Tag Archive for travel

Vive La France – Day 7

Today we were invited to the house of Pascal and Lucille, who live near a city to the southwest called Belfort.  They had a very cute house with a beautiful backyard and garden.

One of Lucille's cats hunting for rabbits.

Leonie went down this about six times in a row!

We enjoyed a long leisurely lunch with the family.  There was a potato dish that had melted cheese that was out of this world.  Pascal served us some truly amazing wines as well.  Between champagne, chardonnay, 1995 Bordeaux, and homemade schnapps, I was feeling pretty happy and toasty by the end of the meal!

Lunch in the sun room. After meals like this I need to go on a diet!

Pascal’s daughter had made him a big rendition of the family tree on a corkboard that we ogled over, and filled in dates where we could.

Ye olde family tree.

Pascal showing off a huge bottle of eau de vie he made. It was so good!

After lunch, we headed into the city of Belfort. This is a city made famous by it’s strategic position, and features a colossal stone fort dating back to the 17th century. It has survived periodic German occupation as well as long sieges.

Waiting for the tram in Belfort.

We took a guided tour through the gates of the fort and to the top, which boasts a spectacular panoramic view of the area. The fort itself looked impregnable, with steep thick stone walls.

Aerial view of one wing of La Citadelle in Belfort.

The new lords and ladies of Belfort.

I'm so glad my feet aren't THIS big.

Commemorating a long siege of the fort, the famous sculptor Bertholdi (who also designed the Statue of Liberty) built the Lion of Belfort, a sphinx-like statue adorning the front of the fort. Urban legend had it that Bertholdi killed himself because he forgot to sculpt a tongue inside the lion’s mouth, but I guess a recent renovation actually revealed that the statue does indeed have a tongue, it was just hard to see.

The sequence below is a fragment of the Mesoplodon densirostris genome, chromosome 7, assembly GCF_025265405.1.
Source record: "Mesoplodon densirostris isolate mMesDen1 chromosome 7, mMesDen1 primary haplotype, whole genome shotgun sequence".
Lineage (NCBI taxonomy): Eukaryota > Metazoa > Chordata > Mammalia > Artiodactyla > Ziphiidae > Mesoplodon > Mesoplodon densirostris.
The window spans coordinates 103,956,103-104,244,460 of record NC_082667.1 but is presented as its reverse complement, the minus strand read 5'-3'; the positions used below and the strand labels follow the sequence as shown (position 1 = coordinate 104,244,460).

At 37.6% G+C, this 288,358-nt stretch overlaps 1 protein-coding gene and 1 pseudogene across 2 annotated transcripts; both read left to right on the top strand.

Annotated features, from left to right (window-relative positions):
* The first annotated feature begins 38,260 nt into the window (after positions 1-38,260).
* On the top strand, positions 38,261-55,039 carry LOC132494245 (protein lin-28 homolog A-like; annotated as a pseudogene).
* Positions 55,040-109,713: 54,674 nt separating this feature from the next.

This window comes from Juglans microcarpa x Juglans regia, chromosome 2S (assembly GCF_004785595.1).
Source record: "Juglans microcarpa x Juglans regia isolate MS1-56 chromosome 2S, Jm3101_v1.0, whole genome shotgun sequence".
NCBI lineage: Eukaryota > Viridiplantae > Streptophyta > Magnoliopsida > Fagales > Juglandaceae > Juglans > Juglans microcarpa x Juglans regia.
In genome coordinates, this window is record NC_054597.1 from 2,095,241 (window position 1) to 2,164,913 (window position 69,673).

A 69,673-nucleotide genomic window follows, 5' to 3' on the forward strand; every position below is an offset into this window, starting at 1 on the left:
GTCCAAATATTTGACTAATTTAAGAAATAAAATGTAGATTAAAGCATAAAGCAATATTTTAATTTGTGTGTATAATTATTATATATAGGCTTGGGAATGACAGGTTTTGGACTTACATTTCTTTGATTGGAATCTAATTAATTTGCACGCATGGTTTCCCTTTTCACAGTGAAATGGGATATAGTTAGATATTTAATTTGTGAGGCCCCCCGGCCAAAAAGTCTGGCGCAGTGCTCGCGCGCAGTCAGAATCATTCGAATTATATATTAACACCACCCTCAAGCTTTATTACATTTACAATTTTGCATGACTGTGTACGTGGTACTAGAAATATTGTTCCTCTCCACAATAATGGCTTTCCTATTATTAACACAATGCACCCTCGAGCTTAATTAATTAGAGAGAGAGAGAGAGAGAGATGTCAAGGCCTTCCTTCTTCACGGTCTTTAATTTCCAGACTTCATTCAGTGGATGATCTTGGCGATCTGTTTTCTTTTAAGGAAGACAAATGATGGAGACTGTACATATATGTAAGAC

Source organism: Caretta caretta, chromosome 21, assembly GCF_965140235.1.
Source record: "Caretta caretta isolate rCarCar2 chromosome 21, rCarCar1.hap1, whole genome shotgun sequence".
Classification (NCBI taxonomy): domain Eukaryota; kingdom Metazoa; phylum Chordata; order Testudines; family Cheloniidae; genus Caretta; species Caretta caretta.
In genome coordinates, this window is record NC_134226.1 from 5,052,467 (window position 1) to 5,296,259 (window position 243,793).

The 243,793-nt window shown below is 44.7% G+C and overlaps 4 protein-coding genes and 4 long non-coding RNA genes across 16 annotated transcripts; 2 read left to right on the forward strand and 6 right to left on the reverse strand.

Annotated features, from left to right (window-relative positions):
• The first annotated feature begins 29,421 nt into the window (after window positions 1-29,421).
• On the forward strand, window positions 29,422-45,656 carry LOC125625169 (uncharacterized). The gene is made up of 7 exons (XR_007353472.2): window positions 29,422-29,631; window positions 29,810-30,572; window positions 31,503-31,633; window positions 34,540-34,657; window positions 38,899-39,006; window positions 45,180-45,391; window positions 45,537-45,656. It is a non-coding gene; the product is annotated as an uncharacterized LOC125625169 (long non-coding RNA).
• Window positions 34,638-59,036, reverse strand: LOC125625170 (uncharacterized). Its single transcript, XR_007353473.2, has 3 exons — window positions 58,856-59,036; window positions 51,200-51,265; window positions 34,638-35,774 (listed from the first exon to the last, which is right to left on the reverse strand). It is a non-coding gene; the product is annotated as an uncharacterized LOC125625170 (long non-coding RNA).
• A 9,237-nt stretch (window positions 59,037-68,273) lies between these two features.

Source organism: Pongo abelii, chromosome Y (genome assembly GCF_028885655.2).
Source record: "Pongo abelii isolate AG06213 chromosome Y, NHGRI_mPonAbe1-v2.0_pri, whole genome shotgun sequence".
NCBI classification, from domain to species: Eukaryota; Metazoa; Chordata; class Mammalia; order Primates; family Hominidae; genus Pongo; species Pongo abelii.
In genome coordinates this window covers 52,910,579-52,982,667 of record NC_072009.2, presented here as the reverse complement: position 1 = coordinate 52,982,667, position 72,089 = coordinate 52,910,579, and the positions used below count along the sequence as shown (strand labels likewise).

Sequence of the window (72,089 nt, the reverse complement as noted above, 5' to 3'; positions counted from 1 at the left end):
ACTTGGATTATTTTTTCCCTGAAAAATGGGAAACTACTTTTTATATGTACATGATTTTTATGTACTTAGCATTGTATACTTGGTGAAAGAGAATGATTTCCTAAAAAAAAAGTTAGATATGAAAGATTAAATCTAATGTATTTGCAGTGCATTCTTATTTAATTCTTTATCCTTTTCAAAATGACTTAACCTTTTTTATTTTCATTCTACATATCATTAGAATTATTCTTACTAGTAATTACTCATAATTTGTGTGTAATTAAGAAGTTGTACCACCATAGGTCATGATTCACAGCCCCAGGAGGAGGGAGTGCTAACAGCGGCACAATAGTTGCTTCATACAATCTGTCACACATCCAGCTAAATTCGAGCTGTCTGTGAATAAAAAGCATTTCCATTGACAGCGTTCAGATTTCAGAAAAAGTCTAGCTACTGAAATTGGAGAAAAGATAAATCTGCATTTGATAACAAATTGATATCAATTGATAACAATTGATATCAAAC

The Lion of Belfort.

Pascal took us on a tour of the town, and we went to the stables near his house where his daughter keeps her horse.

Pascal and Nadege's horse.

We headed back to the house for a lovely dinner with a huge dessert course. Unfortunately my camera battery died at this point. We lingered long into the evening talking and sipping moscato, before bidding our goodbyes and coming back home to pass out. Another fantastic day!

Vive La France – Day 6

After the big day yesterday, we decided to celebrate the mid-point of our trip with a more low-key, relaxed day.  I slept in until noon and awoke to finish my coffee just in the nick of time before cremant was poured and lunch began.  Apparently we lucked out and have had warm sunny weather most of the time we have been here; today, we took advantage of it to enjoy our lunch out on the deck.


We were visited by Roger’s mother, the original Marie Gensbittel.  Later in the afternoon, Jean and Claudine came over as well.  Lunch was barbecued pork chops and prawns.

All in all, it was a leisurely afternoon full of easy chatting.

Three generations of Gensbittel!

Old pictures were pulled out and family resemblances were made.  Jean gave my father a pretty sweet French hat:

A few of us took a break to go try and find a geocache, as I have a travel coin that I really wanted to drop off at a cache in France. Geocaching, for those who are not in the know, is basically an internet-assisted global treasure hunt that has become a somewhat popular hobby.  When I mentioned it to the people here, no one had heard of it before… even though there are a ton of caches out here.

So we set out, map in hand, to try to find a box hidden along the river Doller.

The Doller River, complete with dam and fish ladder.

Unfortunately, we spent an hour just doing this:

"Is it over there maybe?"

We eventually gave up.  I think maybe someone had stolen the cache, as we found the place where it should have been, but it was nowhere to be seen.  It was a bit disappointing, but at least we got a nice hike and a view of a beautiful river out of it.

Later in the evening, we dropped the elder Marie Gensbittel off back at home.  She was very excited to show me a lot of her photos and decorations.  She lives on the old family farm in Burnhaupt, so I took the opportunity to take a few pictures of the farm as well as the church across the street, which she used to help caretake.

I am so grateful for faucets!

The Burnhaupt church, newly renovated.

Upon our return, we had a nice light dinner and a cheese plate out on the deck.


Later on, Heidi taught the girls how to bake her cookie recipe, and I lounged for a bit.

Warm cookies fresh out of the oven was the perfect way to end the night.

A few bad hands of Uno later, and I was ready for bed.

Vive La France – Day 5